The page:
Human Rights Watch: Putin must be tried for war crimes in Mariupol assault that left thousands dead

Putin's crimes in Mariupol
Putin's crimes in Mariupol

The Russian siege of Mariupol, Donetsk region, at the beginning of its full-scale invasion of Ukraine, included repeated attacks and destruction of civilian buildings and infrastructure, in clear violation of international humanitarian law. Kremlin dictator Vladimir Putin must stand trial in the investigation of war crimes committed in Mariupol.

This is stated in a 215-page report by the international watchdog organization Human Rights Watch (HRW), which analyzes the fighting and other events in the Ukrainian city temporarily occupied by Russia. The report notes that thousands of people have been killed in Mariupol, countless buildings have been destroyed, and a large-scale Russification campaign has begun since the capture, CNN reports.

A "conservative" estimate of the number of people killed in Mariupol is 8,000. HRW reported this based on interviews with city residents, satellite images, photos, and videos of city cemeteries. However, the actual number is much higher.

The report was prepared over almost two years in cooperation with the Ukrainian human rights group Truth Hounds. The document describes in detail the efforts of the Russian authorities to destroy Ukrainian culture in occupied Mariupol, restrict the movement of Ukrainians, and impose pro-Kremlin rhetoric.

Ida Sawyer, Director of Crisis and Conflict at HRW noted that the siege of Mariupol is "one of the worst chapters of the Russian invasion of Ukraine."

"It was a brutal and devastating attack. The people we interviewed who managed to escape described this period as hell on earth... We hope that this project will help ensure justice," she said.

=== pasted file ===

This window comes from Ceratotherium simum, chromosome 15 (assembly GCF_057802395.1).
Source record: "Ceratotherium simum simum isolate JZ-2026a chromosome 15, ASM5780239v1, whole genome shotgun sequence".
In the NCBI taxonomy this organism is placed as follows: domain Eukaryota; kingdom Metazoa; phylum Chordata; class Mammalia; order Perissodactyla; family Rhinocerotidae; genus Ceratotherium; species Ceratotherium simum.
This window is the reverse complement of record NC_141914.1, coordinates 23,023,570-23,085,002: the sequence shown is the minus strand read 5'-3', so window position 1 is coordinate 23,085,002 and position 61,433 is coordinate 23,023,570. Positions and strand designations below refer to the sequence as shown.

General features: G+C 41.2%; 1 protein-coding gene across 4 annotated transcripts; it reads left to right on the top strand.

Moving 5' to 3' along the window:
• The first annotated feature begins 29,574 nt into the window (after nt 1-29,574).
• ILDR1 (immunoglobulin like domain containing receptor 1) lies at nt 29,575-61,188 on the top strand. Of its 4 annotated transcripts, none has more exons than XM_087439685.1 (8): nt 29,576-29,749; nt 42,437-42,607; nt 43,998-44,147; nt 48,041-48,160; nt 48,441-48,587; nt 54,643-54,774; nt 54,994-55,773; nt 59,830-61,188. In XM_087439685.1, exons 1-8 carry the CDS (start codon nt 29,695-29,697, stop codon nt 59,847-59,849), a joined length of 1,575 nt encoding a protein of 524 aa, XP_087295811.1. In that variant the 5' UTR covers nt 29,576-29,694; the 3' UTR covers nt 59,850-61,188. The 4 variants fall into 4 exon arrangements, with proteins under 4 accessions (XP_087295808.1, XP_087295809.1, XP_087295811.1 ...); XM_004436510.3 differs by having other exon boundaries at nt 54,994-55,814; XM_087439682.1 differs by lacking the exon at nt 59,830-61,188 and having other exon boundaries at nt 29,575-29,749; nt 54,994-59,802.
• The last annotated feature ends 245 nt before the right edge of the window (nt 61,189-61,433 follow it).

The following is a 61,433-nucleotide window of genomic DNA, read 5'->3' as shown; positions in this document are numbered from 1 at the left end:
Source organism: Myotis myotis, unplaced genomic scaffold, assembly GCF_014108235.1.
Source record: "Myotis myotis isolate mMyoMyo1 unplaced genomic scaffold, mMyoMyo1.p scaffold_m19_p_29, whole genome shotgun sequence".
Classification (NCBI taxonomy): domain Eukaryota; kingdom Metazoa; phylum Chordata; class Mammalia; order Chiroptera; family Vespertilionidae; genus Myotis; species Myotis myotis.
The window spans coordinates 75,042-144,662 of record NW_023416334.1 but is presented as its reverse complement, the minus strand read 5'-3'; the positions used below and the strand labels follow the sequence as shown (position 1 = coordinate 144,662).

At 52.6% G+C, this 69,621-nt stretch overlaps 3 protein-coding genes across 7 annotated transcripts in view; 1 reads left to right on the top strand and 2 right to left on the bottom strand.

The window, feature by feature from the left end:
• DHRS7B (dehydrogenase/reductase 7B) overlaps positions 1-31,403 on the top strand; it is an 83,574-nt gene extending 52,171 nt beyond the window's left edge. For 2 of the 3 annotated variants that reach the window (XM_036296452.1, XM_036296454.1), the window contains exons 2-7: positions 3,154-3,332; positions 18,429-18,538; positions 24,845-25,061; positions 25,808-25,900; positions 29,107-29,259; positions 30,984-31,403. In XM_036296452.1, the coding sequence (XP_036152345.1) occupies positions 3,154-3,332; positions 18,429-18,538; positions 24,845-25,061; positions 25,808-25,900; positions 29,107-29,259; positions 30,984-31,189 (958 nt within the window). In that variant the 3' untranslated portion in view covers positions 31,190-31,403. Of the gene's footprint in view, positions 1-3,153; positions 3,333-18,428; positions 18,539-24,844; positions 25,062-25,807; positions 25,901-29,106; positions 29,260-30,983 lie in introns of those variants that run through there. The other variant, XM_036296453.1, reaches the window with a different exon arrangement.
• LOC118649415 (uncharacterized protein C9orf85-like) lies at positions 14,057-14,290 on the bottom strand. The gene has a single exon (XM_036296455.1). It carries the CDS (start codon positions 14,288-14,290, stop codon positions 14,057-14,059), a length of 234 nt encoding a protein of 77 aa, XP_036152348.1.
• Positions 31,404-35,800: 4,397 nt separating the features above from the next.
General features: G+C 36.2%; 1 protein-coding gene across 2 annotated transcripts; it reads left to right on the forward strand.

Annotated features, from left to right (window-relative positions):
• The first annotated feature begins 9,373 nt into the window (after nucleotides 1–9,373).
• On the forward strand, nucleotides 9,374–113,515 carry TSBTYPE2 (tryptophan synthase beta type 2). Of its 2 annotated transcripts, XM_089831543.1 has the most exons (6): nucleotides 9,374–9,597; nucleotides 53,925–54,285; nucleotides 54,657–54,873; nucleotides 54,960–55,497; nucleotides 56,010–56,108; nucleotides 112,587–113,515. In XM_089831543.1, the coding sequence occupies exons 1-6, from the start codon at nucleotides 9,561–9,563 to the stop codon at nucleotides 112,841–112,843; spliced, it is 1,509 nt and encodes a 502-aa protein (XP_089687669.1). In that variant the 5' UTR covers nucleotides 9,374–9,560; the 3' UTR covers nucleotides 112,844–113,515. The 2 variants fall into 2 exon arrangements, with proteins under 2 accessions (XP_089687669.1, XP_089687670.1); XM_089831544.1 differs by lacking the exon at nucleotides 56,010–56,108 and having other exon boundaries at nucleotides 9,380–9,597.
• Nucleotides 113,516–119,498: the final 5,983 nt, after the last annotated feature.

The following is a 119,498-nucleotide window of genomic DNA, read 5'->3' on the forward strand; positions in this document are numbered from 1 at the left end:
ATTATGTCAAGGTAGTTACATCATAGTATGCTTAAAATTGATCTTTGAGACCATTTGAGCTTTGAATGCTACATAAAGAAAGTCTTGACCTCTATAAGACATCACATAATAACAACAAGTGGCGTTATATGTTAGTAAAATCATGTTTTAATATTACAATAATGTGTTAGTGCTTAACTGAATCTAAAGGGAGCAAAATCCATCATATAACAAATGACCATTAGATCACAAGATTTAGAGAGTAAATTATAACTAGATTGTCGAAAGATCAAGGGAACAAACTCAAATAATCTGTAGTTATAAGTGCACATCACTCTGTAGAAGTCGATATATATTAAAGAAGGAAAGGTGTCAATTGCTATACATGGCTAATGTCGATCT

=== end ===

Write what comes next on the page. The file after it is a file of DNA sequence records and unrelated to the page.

The report traces the destruction of thousands of buildings by Russian forces, including hundreds of multi-story residential buildings and civilian infrastructure such as hospitals, schools, and universities.

HRW also identified 17 specific Russian or Russian-linked military units operating in the city during the peak of the fighting in March and April 2022, as well as high-level figures who, according to experts, may be criminally responsible.

"It was clear that high-level officials, all the way up to President Putin, were aware of the situation in Mariupol and appeared to be directly involved in the planning and coordination" of the assault on the city, Sawyer said.

The Russian president is already the subject of an arrest warrant for war crimes issued by the International Criminal Court, as he may be individually responsible for the illegal abduction and deportation of Ukrainian children to Russia.

HRW's report recommended that Putin and senior Russian commanders be investigated and that perpetrators be duly prosecuted for their role in the apparent war crimes in Mariupol, including "the possible arbitrary blocking of humanitarian aid and evacuation."

Mariupol on the map

As OBOZ.UA wrote:

– Recently, the director of the Russian bureau of the German ZDF channel Armin Kerper got into a loud scandal by filming a story in occupied Mariupol. The journalist distorted the picture of the life of Ukrainians and the "normal functioning" of the city under the "rule" of the Russian invaders.

– The Ministry of Foreign Affairs of Ukraine responded to the incident. The spokesman for the Ministry, Oleh Nikolenko, emphasized that this was not journalism.

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